Another point of discussion is around the validation of data sourced directly from the consumer. One benefit of buying data from a third party is that you can be assured that there has been a validation process through the comparison of multiple data sources with any spurious results ignored. How would a company gathering data directly know if a person supplying data actually provided the correct renewal date or that they did actually drive a Lamborghini?

So perhaps after all there is a reason why third party data suppliers exist. The collation, cleaning, validation and presentation of data isn’t straightforward and requires a robust, technical process. However, as the millennial generation become the consumer power base, they will definitely understand the need to trade data for services.  As such, the time is right to be looking for the best model to ensure that individual companies get the data they value, available and permissioned on as many customers as possible. Some of that will be through third parties but more should also be getting gathered directly.

Talk to REaD Group about data and insight .

customer engagement

30th September 2016

Are you in a relationship? No, not in that way, but with the products you love? Marketers talk a lot about relationship marketing and building engagement with their customers. The theory is that if the brand provides information and advice, even entertainment, beyond the product they are selling then the customer gets more involved (or engaged) and is then more open to being sold to.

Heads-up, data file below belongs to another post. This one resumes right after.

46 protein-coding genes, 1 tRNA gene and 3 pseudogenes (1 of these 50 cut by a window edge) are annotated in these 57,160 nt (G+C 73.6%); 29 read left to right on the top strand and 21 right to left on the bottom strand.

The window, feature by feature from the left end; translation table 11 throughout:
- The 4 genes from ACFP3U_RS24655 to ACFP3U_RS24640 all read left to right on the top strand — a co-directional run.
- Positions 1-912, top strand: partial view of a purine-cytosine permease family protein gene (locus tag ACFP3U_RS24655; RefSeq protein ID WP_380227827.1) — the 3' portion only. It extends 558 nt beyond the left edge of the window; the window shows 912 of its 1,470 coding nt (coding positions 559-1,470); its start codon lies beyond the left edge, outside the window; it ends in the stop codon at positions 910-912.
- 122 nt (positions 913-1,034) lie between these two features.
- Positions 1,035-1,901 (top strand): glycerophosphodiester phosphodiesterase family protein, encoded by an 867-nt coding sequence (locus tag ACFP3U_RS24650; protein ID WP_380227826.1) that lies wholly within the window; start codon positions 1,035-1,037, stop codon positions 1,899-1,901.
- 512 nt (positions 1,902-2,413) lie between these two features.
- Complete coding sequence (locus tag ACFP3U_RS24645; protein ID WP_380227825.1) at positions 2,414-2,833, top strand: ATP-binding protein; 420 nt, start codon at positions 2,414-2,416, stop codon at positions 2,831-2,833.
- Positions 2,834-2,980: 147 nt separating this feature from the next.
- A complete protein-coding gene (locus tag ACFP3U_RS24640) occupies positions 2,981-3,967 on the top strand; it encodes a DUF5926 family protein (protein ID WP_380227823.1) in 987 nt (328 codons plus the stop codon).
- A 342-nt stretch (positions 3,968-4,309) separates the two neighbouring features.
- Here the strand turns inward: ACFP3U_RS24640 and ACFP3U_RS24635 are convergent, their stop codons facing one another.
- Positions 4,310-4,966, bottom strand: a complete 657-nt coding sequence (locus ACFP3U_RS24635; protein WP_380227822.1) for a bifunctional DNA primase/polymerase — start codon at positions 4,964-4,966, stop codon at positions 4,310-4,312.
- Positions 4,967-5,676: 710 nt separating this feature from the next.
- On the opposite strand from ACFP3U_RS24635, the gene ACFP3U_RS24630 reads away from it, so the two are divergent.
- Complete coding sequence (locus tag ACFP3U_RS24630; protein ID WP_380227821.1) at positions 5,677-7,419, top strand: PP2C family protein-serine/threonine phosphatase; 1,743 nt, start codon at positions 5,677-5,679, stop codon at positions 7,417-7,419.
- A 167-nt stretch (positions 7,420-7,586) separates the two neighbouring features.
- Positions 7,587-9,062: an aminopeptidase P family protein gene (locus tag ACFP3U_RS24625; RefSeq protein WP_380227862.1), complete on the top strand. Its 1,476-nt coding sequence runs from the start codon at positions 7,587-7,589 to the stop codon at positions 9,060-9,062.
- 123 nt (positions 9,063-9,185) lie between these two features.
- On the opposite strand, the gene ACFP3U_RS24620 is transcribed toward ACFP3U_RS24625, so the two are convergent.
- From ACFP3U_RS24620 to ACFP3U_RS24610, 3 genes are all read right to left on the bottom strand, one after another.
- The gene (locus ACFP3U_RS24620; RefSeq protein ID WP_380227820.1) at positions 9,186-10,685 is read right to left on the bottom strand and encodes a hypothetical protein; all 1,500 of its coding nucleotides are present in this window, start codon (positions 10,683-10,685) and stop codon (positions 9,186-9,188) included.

And I get that. For me I definitely am engaged with the BBC Sport website. They mix their own factual stories with gossip, entertaining comment and video – both new and archive. I could easily spend a couple of hours looking around. Although this may not be the best example as they are not trying to sell me something but, to be honest, if they did I would definitely buy!

Similarly, I think I have an ‘engaged’ relationship with Amazon. That’s very different in the sense that I am looking to buy, or at least shortlist what I might buy. However, having one place for music, films and books with what’s hot, what’s new and what’s coming next I find fantastic. And the consequence is that I buy way more there than maybe I should.

The thing about relationships though is that, in general, we don’t have that many of them (hopefully). In general, we maybe have one or two deep relationships, a few more casual ones and some fleeting ones that we drop in on every now and again.